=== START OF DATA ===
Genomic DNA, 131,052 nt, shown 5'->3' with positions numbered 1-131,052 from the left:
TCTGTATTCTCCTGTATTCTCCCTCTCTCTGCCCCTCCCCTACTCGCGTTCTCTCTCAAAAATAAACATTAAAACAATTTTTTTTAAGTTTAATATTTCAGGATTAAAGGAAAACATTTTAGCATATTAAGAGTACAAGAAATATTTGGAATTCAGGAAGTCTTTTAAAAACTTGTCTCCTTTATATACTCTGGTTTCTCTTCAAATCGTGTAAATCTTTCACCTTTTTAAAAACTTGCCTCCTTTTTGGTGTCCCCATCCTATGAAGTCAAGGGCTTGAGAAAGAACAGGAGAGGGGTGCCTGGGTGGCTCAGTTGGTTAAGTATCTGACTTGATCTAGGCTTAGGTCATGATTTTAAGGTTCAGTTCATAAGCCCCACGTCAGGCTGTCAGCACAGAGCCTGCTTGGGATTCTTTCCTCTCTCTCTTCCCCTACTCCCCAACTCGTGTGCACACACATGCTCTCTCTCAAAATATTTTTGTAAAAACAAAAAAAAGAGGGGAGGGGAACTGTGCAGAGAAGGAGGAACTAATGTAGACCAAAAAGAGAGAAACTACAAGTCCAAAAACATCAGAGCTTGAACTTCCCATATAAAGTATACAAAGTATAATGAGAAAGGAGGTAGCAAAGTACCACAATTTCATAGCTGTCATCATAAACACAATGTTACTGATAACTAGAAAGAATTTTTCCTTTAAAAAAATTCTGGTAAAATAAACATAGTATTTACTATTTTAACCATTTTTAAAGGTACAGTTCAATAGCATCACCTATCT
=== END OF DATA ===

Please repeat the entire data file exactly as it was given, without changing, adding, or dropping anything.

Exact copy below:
Genomic DNA, 131,052 nt, shown 5'->3' with positions numbered 1-131,052 from the left:
TCTGTATTCTCCTGTATTCTCCCTCTCTCTGCCCCTCCCCTACTCGCGTTCTCTCTCAAAAATAAACATTAAAACAATTTTTTTTAAGTTTAATATTTCAGGATTAAAGGAAAACATTTTAGCATATTAAGAGTACAAGAAATATTTGGAATTCAGGAAGTCTTTTAAAAACTTGTCTCCTTTATATACTCTGGTTTCTCTTCAAATCGTGTAAATCTTTCACCTTTTTAAAAACTTGCCTCCTTTTTGGTGTCCCCATCCTATGAAGTCAAGGGCTTGAGAAAGAACAGGAGAGGGGTGCCTGGGTGGCTCAGTTGGTTAAGTATCTGACTTGATCTAGGCTTAGGTCATGATTTTAAGGTTCAGTTCATAAGCCCCACGTCAGGCTGTCAGCACAGAGCCTGCTTGGGATTCTTTCCTCTCTCTCTTCCCCTACTCCCCAACTCGTGTGCACACACATGCTCTCTCTCAAAATATTTTTGTAAAAACAAAAAAAAGAGGGGAGGGGAACTGTGCAGAGAAGGAGGAACTAATGTAGACCAAAAAGAGAGAAACTACAAGTCCAAAAACATCAGAGCTTGAACTTCCCATATAAAGTATACAAAGTATAATGAGAAAGGAGGTAGCAAAGTACCACAATTTCATAGCTGTCATCATAAACACAATGTTACTGATAACTAGAAAGAATTTTTCCTTTAAAAAAATTCTGGTAAAATAAACATAGTATTTACTATTTTAACCATTTTTAAAGGTACAGTTCAATAGCATCACCTATCT